Cybersecurity

Presidio County Sheriff’s Office seeks cybersecurity and communications improvements – The Big Bend Sentinel

PRESIDIO COUNTY — During the past two Presidio County Commissioners Court meetings, representatives from the Sheriff’s Office have sought numerous grants to help strengthen the county’s cybersecurity and communications systems. Officials hope the improvements will benefit the county as a whole, rather than favoring any one department.

The push for stronger measures comes on the heels of the cybersecurity scandal faced by Brooks County, another small county near the border that faces many of the same budget constraints. Brooks County was targeted by a ransomware scam. The ransomware scam is a type of digital virus that required authorities to shell out his $250,000 to regain access to his online data.

While data security breaches can affect any government department, they are especially tricky for agencies that handle sensitive personal information: magistrates, sheriff’s offices, and to some extent county clerks. Online scams can also target finance departments with bank statements and other information that can leave county finances vulnerable.

Mark Hannan of Alpine-based Nectar Computers is the official technical support for the Presidio County Sheriff’s Office, which has more computers and technology equipment than any other department in the county. It is said that there is. He warned that potential cybercriminals are always several steps ahead of the best repair services. “You can spend millions of dollars on security, but at the end of the day, it’s about knowing it, implementing it, and responding to it,” he said.

Shana Elmore, executive assistant for the Presidio County Sheriff’s Office, said that among many other issues, power outages occurred during last summer’s busy Fourth of July period, and the Sheriff’s Department was unable to operate the county jail. He explained that he was particularly concerned about the state of the Sheriff’s Office’s technical resources since he was unable to do so. .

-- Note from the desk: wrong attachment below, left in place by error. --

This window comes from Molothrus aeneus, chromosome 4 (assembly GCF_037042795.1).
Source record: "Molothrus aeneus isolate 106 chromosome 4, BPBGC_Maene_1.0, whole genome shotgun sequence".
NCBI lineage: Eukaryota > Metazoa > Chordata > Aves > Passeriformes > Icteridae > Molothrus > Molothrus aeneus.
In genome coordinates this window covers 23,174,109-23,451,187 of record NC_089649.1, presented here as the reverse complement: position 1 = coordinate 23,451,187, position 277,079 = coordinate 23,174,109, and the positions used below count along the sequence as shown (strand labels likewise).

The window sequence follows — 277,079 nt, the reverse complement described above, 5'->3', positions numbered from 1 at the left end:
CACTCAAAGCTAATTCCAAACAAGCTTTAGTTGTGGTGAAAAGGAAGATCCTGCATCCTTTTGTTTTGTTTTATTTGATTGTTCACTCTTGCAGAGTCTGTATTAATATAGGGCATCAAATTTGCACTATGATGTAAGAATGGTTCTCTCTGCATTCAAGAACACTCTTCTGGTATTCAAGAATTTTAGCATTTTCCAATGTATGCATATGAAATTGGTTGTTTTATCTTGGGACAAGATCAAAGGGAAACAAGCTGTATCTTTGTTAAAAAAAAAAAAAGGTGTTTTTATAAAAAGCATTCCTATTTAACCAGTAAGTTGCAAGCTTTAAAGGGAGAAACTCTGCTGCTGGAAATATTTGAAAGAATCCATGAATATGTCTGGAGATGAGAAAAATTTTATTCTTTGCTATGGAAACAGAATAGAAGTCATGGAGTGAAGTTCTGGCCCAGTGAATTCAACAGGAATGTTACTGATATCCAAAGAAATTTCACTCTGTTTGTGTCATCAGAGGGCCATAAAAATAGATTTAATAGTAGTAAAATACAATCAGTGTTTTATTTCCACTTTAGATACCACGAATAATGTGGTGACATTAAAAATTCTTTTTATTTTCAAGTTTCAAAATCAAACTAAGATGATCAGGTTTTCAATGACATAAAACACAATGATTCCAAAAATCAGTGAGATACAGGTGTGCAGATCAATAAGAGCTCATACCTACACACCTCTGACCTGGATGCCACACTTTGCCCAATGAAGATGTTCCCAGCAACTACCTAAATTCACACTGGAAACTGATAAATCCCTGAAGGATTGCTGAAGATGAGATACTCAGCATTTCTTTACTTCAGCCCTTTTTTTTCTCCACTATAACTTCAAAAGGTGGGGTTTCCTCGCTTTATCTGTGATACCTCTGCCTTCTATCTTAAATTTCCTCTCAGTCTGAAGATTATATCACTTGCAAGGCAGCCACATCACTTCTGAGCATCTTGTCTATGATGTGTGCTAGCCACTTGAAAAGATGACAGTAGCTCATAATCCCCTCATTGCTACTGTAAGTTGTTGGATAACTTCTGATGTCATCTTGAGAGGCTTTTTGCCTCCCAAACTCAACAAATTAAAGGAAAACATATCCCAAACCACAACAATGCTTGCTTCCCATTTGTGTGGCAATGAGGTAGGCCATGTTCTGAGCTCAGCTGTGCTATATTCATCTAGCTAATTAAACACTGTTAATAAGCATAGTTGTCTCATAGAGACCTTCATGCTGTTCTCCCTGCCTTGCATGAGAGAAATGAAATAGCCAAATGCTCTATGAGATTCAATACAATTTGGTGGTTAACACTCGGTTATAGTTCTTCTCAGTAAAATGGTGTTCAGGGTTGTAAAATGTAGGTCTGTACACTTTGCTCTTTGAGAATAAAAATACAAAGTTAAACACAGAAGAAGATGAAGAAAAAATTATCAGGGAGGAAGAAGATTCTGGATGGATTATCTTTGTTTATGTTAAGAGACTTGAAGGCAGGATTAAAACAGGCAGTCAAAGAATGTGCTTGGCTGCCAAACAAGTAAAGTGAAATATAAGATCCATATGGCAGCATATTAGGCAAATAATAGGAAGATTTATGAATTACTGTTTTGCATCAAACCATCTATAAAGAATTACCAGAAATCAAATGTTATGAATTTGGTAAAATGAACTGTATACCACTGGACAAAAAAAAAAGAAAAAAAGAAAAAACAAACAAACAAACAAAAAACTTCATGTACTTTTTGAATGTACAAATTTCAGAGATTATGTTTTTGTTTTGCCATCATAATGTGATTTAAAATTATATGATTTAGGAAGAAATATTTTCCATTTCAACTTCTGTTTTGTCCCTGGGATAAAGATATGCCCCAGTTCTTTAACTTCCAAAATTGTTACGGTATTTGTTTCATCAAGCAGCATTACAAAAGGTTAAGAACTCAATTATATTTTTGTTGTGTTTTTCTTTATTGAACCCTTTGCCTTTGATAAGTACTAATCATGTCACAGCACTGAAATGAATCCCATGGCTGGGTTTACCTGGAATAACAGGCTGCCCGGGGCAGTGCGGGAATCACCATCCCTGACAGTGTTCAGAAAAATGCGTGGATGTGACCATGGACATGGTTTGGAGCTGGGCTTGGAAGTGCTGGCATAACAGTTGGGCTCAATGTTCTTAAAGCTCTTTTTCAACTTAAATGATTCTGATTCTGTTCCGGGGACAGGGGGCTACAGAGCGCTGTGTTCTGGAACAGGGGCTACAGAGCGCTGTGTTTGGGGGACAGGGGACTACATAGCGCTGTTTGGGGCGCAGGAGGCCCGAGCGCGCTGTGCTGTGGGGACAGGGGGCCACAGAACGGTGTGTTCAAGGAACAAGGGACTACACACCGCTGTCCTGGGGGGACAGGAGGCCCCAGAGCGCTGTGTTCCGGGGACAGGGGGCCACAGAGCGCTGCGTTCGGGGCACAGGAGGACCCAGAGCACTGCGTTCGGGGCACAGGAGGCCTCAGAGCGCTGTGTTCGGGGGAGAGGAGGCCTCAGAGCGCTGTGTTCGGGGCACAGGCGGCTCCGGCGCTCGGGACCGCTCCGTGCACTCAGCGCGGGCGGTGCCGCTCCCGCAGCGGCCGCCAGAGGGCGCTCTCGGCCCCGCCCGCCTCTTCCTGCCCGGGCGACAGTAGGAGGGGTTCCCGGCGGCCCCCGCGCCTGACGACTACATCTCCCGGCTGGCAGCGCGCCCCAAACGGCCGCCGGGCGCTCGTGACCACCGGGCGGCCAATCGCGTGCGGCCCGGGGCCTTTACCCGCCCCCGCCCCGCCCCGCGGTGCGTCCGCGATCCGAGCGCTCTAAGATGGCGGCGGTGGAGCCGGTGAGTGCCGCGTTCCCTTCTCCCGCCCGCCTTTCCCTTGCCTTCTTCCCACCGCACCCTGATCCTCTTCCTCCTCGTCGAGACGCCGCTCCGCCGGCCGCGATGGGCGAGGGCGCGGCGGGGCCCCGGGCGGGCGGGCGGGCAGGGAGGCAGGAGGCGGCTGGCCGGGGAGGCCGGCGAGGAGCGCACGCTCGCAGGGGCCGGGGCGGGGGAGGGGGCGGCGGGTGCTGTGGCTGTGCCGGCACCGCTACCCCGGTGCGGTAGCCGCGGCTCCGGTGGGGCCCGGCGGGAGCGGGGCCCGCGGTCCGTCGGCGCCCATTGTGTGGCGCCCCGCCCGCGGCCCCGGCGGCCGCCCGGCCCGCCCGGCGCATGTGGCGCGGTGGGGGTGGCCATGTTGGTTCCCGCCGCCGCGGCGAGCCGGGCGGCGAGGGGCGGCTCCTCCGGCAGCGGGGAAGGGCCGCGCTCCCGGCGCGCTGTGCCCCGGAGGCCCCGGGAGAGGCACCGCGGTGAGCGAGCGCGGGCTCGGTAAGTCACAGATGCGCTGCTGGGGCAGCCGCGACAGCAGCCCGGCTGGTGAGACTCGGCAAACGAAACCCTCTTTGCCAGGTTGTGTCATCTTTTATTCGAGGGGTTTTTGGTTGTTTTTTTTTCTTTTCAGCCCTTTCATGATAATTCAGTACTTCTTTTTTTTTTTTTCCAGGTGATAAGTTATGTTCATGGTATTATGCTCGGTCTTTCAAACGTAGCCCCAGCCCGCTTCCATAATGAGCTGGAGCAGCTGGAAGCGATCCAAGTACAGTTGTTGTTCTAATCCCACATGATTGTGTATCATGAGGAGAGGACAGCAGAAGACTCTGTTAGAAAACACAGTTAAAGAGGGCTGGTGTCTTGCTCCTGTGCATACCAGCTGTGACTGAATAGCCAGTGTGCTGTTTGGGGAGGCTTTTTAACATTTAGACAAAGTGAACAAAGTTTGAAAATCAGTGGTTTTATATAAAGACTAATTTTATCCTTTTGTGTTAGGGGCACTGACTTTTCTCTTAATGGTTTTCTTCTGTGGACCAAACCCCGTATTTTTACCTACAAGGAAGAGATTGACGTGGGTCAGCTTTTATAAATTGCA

The department is working with outside consultants to draft a grant application to fill some of these gaps.

Another technical issue the sheriff’s office is working to correct is radio communication between officers on patrol in the county’s most remote areas. Two radio relay stations, one on Chinati Peak and the other on FM 170 along the river, have not been operational for years.

The department is working to meet the requirements for a state grant totaling $283,000 for system upgrades. The tower will also benefit the Texas Department of Public Safety and the Texas Parks and Wildlife Department, allowing them to share frequencies and communicate with local patrol units.
These towers primarily function to allow state and district level officials to communicate with each other. Customs and Border Protection operates its own system. Big Bend District Deputy Chief Constable Jaime Castillo explained that Sheriff’s Office staff can now use Border Patrol frequencies for emergency communications. “This capability is paramount in our collaborative efforts to help local partners keep our communities safe,” he said.


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